It’s very odd to me that this card is a common consideration among players for an unban. The game has moved away from cantrips on this power level, and for good reason. I would love to sleeve up Preordain again, because it makes my deck better than your deck. This card simply offers too much consistency for too little cost. It’s really a non-starter for a discussion of unbanning, though I’m not really sure how to illustrate that if you don’t already agree with this position. The official statements from WotC also don’t help me much here.
What I will say is this: if you’re playing off the top of your deck, and I get to look at two extra cards on some number of my draws, I’m going to execute my deck’s plan more consistently than you. I will draw fewer lands and more spells that matter. Whether I’m a combo, control, or tempo deck, I’m simply going to find my relevant things more than you’ll find yours, and that enables me to beat you even if your average power level is higher than mine. You will draw more lands and ill-timed spells over time than I will. Serum Visions is widely played despite awkward templating. Preordain would make every Serum Visions deck better by a lot, and would also show up in most if not all of the blue non-Serum Visions decks.
Jace, the Mind Sculptor
No, I don’t think that they are going to unban Jace, the Mind Sculptor. But I do think that if it were legal it would not be overly format-warping, and would not dominate by any stretch of the imagination. Turn four is pretty late by Modern Standards, and Jace doesn’t suddenly make control decks good against the Urza’s Towers and Valakut, the Molten Pinnacles that have been crushing them.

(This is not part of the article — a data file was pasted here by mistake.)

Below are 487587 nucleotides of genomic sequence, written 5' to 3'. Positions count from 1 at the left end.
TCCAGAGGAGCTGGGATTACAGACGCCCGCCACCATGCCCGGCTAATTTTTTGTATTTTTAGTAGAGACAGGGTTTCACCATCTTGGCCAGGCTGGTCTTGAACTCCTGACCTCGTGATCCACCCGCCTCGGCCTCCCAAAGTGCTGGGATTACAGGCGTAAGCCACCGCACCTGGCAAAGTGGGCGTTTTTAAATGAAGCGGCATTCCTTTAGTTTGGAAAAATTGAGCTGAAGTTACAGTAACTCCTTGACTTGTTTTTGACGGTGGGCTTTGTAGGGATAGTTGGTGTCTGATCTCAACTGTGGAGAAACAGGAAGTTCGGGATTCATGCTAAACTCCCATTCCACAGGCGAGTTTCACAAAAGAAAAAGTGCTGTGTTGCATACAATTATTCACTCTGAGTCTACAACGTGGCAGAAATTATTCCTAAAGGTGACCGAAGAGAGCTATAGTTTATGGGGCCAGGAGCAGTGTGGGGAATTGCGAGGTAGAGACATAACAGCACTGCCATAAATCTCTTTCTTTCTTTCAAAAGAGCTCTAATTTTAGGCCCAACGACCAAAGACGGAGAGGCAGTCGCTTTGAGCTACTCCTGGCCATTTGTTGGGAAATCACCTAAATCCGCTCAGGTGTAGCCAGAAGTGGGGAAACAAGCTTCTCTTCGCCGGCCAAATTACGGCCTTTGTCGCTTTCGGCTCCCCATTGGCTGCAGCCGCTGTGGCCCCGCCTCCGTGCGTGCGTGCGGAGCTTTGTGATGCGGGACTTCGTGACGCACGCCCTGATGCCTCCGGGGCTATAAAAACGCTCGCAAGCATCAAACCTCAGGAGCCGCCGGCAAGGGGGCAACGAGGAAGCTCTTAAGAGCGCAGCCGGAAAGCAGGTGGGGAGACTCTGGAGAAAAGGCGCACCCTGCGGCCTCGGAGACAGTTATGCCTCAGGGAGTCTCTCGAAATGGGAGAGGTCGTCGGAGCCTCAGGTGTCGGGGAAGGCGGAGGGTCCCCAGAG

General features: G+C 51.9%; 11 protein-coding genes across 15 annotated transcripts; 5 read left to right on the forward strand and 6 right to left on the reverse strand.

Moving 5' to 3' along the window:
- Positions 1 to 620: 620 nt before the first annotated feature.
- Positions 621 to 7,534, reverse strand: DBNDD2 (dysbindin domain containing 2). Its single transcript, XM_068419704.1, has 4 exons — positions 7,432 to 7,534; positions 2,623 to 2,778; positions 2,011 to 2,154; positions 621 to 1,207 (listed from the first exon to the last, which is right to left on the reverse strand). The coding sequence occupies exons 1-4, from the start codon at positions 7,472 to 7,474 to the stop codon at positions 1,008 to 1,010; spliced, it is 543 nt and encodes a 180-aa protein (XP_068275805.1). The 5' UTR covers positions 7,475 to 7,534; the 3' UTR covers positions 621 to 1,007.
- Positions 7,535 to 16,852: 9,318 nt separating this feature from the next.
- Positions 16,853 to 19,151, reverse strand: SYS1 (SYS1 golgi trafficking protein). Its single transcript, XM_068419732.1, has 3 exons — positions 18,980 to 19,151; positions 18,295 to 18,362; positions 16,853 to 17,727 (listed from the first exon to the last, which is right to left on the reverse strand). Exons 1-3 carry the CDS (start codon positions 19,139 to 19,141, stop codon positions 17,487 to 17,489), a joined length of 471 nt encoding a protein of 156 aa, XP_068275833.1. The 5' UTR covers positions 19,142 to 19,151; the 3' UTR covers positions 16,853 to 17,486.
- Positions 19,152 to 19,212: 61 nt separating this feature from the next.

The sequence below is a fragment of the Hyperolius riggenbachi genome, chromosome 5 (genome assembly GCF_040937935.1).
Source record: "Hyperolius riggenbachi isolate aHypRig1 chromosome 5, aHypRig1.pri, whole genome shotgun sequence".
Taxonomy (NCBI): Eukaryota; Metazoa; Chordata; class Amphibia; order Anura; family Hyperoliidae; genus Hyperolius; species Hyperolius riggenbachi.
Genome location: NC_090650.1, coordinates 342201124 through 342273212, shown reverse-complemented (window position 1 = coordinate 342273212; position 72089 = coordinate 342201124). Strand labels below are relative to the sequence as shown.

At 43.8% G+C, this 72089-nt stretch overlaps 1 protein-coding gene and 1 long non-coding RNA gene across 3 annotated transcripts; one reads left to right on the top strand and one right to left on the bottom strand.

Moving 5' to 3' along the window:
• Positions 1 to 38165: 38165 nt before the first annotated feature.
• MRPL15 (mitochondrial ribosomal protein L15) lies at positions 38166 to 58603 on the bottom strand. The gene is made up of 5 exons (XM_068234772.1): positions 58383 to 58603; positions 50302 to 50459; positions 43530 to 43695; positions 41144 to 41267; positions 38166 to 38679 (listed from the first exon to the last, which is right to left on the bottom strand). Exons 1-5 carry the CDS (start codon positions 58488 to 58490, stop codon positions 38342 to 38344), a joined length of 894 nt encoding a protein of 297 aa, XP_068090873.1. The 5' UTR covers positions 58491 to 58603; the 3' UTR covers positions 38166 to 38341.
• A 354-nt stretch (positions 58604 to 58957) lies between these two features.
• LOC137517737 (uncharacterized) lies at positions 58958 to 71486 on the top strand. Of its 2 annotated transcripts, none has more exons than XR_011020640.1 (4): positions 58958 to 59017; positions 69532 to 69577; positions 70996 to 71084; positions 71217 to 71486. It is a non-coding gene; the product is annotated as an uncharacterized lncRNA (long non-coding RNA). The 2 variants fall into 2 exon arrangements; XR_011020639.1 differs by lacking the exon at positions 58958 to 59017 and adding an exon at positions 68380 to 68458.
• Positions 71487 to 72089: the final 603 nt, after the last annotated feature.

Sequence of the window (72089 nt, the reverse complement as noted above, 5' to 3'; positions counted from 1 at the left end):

The fear that Jace might be too good will keep him on the banlist. There’s really no pressure to unban Jace outside of the fact that some players would like to cast him. Jace would more than likely be totally fine, though the fact that Jace was banned in Standard makes the fallout from unbanning and needing to reban too big of a risk from the perspective of the people who manage the format. I understand the position, even if I disagree.
A Healthy Modern
Changes to the banlist have understandably slowed since the removal of the Modern Pro Tour, which I think was absolutely a positive change. The fact that I currently enjoy playing Modern definitely colors my opinion, but I believe from a game-design and business perspective that the format is doing great. From that perspective I’m on board with Simian Spirit Guide being unceremoniously banned, though it wouldn’t surprised me in the least to see no changes to the banlist with the Aether Revolt update.
Thanks for reading.